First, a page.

Date of Award

Winter 12-15-2011

Degree Type

Thesis

Degree Name

Master of Public Health (MPH)

Department

Public Health

First Advisor

Richard Rothenberg, M.D.

Second Advisor

Laura Salazar, Ph.D.

Abstract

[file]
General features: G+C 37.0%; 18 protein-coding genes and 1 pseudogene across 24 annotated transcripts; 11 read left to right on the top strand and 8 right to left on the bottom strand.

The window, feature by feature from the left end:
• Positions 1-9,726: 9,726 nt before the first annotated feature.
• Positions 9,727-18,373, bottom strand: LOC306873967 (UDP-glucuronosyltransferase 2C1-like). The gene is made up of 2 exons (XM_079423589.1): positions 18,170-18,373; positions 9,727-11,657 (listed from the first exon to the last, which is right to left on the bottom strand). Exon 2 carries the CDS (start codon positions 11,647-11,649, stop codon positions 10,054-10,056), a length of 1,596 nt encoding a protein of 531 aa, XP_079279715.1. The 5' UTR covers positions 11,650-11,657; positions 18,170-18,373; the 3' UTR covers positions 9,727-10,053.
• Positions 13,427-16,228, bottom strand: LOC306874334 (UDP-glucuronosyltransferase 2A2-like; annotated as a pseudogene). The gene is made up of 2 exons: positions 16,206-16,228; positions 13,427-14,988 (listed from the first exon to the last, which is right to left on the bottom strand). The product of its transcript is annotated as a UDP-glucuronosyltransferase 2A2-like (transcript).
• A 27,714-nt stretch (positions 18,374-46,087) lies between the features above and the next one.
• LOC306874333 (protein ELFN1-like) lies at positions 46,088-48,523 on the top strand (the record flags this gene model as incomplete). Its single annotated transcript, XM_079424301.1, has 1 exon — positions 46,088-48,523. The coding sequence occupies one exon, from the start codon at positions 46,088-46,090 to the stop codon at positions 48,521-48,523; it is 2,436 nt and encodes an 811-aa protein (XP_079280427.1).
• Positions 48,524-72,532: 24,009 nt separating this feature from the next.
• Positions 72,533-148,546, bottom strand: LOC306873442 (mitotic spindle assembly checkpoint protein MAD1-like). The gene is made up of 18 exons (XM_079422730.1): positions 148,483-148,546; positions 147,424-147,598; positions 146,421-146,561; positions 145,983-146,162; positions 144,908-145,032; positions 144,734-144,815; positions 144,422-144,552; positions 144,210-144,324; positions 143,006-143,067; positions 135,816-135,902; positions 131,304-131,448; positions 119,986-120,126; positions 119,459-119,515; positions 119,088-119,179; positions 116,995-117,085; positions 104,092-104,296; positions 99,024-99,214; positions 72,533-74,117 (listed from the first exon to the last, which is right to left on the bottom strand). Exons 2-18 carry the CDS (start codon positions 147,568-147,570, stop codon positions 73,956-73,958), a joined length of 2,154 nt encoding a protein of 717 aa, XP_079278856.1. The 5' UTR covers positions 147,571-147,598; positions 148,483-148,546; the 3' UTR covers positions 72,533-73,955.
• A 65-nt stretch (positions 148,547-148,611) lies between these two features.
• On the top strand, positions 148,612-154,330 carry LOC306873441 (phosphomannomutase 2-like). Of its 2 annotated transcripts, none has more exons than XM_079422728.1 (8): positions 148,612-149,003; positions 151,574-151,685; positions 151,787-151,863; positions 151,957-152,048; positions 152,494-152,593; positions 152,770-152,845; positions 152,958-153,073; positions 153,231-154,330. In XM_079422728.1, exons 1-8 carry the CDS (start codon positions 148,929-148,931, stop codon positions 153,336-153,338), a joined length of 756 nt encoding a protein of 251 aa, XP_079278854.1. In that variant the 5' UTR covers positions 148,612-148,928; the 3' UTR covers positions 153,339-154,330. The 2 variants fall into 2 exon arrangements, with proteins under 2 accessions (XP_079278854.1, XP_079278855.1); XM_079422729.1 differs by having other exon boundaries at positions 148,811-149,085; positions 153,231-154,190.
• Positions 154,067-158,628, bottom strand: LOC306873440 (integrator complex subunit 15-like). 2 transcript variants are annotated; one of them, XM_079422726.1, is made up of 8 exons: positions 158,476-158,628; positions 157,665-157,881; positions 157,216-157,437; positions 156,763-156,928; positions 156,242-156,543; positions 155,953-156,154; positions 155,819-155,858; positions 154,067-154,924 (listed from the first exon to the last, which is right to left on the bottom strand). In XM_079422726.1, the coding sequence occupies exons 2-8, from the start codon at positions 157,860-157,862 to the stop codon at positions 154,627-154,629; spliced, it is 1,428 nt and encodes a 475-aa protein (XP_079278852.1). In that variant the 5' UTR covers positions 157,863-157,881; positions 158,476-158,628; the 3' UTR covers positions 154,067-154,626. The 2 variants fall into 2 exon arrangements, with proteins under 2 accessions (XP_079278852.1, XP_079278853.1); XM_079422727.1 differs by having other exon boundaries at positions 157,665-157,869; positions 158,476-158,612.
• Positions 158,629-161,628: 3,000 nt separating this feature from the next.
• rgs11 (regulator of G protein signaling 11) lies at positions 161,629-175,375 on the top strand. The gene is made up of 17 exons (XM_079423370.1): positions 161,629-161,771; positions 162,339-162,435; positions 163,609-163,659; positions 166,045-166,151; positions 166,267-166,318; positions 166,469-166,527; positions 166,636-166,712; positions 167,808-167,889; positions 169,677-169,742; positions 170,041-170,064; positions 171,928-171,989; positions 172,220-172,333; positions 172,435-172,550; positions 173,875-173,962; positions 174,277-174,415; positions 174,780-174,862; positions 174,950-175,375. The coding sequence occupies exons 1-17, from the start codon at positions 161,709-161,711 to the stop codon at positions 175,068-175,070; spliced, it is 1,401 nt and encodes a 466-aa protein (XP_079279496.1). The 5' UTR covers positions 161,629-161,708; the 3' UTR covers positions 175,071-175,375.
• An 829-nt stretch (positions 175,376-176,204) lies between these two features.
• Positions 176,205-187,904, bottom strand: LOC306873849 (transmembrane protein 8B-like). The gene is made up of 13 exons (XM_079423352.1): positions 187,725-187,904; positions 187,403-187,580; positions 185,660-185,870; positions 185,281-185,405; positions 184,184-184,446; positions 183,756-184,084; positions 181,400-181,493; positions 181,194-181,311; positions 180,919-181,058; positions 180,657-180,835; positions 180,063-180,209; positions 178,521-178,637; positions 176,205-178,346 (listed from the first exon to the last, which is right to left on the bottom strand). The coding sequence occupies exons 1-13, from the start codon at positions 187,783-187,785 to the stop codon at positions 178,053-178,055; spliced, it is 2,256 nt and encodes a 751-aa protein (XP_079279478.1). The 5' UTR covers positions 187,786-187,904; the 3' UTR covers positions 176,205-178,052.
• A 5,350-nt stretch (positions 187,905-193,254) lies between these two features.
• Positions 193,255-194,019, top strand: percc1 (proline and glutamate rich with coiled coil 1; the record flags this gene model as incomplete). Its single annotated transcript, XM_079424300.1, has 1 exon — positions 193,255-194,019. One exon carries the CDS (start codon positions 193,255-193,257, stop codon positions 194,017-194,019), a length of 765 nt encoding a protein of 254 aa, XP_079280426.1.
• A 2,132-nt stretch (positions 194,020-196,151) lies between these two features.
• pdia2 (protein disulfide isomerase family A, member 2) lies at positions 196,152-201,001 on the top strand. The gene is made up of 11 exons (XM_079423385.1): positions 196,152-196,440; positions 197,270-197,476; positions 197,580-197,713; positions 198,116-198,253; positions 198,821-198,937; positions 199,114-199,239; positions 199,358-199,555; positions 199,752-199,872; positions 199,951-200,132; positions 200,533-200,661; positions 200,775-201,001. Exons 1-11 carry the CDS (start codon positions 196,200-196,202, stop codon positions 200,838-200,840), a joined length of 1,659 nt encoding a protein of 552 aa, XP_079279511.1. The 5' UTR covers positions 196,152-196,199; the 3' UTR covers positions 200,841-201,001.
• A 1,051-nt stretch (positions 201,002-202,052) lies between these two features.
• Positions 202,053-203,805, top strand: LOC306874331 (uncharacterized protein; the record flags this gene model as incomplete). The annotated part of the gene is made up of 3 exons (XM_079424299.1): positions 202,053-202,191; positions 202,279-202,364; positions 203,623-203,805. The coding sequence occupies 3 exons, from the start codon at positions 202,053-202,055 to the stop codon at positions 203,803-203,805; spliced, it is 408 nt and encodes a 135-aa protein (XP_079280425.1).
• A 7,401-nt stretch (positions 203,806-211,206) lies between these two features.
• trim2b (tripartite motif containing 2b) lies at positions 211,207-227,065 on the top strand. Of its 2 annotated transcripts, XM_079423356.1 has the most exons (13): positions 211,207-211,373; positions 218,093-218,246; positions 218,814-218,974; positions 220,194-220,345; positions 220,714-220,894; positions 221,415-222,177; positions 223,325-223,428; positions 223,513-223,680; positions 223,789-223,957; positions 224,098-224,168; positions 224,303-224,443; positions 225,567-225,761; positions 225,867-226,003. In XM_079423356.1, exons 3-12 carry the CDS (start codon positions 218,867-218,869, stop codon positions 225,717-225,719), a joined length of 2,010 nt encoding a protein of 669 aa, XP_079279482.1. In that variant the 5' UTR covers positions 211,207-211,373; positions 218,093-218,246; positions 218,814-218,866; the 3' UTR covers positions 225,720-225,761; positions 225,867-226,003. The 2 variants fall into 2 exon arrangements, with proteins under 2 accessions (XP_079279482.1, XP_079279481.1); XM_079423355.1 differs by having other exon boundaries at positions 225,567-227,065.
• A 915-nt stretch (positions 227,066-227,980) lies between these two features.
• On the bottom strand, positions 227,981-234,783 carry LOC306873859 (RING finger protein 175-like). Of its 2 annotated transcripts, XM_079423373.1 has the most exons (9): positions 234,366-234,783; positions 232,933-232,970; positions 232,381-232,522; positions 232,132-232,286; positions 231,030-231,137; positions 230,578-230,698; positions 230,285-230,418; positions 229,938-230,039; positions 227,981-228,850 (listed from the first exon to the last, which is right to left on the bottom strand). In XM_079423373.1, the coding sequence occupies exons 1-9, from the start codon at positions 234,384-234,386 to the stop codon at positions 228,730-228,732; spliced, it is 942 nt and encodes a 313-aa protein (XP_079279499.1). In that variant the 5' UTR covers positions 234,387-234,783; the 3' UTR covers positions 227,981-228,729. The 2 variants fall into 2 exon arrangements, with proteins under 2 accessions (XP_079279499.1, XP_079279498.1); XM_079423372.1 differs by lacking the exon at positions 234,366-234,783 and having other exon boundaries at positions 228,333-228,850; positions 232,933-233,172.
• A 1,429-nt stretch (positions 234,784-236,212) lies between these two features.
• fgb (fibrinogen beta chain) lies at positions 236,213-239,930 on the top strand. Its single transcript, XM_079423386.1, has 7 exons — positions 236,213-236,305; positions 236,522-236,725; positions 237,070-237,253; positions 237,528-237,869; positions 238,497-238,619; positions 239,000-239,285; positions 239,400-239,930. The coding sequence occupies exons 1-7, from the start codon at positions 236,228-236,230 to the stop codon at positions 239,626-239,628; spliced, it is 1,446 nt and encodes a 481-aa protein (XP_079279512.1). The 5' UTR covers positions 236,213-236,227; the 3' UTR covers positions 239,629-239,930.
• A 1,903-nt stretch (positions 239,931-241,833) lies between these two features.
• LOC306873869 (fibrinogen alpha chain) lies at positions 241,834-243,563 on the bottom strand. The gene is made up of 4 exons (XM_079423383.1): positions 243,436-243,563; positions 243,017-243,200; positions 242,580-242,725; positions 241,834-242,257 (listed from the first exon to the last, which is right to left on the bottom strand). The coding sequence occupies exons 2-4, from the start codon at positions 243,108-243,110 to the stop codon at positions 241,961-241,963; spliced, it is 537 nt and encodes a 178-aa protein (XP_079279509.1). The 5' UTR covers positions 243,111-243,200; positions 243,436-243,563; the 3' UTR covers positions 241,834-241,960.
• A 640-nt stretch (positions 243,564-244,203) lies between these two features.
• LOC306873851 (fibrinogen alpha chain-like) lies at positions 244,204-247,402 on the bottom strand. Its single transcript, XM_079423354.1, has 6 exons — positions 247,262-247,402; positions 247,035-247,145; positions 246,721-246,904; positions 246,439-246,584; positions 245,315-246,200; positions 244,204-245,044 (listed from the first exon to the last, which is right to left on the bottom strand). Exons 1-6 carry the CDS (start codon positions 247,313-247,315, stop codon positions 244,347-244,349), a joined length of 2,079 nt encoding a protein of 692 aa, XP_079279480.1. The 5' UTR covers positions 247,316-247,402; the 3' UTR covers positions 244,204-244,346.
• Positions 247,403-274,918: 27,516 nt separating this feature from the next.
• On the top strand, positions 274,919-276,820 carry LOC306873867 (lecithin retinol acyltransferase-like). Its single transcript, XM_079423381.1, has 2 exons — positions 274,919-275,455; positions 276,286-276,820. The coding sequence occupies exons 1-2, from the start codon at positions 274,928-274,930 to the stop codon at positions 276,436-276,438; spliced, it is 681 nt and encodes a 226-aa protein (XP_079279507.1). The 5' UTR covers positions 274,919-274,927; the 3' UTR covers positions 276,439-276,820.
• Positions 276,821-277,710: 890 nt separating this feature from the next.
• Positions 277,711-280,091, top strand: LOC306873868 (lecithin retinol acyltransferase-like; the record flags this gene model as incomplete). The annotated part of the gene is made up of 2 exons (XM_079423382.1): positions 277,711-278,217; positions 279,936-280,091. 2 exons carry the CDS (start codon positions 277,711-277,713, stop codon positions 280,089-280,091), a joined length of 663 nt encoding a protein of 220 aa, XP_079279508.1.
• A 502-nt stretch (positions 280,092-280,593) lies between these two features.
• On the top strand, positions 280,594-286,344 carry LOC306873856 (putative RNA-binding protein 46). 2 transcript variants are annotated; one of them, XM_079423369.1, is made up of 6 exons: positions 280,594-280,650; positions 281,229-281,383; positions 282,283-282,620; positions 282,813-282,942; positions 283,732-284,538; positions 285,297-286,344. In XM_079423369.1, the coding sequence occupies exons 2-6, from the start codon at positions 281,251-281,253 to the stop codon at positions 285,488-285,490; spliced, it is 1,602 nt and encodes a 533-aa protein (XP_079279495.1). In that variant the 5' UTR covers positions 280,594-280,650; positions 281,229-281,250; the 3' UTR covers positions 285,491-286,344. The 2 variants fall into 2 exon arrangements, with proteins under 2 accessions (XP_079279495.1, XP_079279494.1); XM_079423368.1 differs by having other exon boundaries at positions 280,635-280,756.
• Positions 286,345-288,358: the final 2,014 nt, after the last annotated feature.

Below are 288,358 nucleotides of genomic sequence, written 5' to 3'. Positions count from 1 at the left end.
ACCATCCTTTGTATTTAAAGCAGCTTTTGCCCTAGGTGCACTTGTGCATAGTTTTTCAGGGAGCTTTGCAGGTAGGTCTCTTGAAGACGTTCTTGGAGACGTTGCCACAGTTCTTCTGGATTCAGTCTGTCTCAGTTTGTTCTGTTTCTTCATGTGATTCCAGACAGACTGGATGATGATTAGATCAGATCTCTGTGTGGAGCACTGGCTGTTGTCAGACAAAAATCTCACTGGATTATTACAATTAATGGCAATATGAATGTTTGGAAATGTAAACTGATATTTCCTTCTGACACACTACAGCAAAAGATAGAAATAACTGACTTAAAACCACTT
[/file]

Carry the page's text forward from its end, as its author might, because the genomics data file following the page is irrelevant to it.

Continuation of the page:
STDs are a major public health epidemic in the United States with an estimated 19 million new cases occurring annually. Associated direct medical costs are estimated at $17 billion annually (CDC, 2010). Chlamydia is the most prevalent of all STDs and is also the most reported notifiable disease in the United States. While adolescents only account for an estimated 25% of the sexually active population, they account for nearly half of the 19 million cases. The higher prevalence of STDs among adolescents is most likely a reflection of multiple issues within a national socio-economic context. Additionally, the burden is even more disproportionate when examined by race. African American adolescents aged 15-19 experience the greatest burden of STDs. The purpose of this study is to examine proportions of risk behaviors reported among groups and the differences that are found. From the estimation of differences that were determined substantial, an analysis of was conducted in order to determine if adolescents in the study population exhibit clustering in regard to risk behaviors for STD acquisition and describe the where the potential clustering occurs as well as identify which factors that may serve as important indicators for STD positivity among this population. This paper examines data that was collected as part of a National Institute of Health grant-funded project entitled: “Behavioral Clustering in Adolescents with STDs”, conducted by Dr. Richard Rothenberg, Principal Investigator. This paper presents descriptive statistics for selected behavioral characteristics for four groups from the original study and each group’s contacts. The proportions for each characteristic are also analyzed for to see if behavioral clustering occurs within and between groups. The scope of this paper does not allow for the statement of conclusive results however, substantial differences did exist for variables among each sub group. Comparing data by group cluster and interview type proved to reveal the most about the study population. Negative males and their contacts may have extensive clustering as this group was only found to have substantial differences for two variables. Comparison of the positive and negative ego groups for both males and females also indicated clustering as only two (ego females) and three (ego males) variables were found to be substantially different. Proportions for variables regarding education, incarceration, sexual initiation, and number of partners were compared between several groupings of the study population. This paper recommends further analysis of the data in order to identify the patterns of assortativity which will be valuable in understanding the STD transmission dynamics among the social and sexual networks of the adolescents in the study population as well as have important implications on future research.

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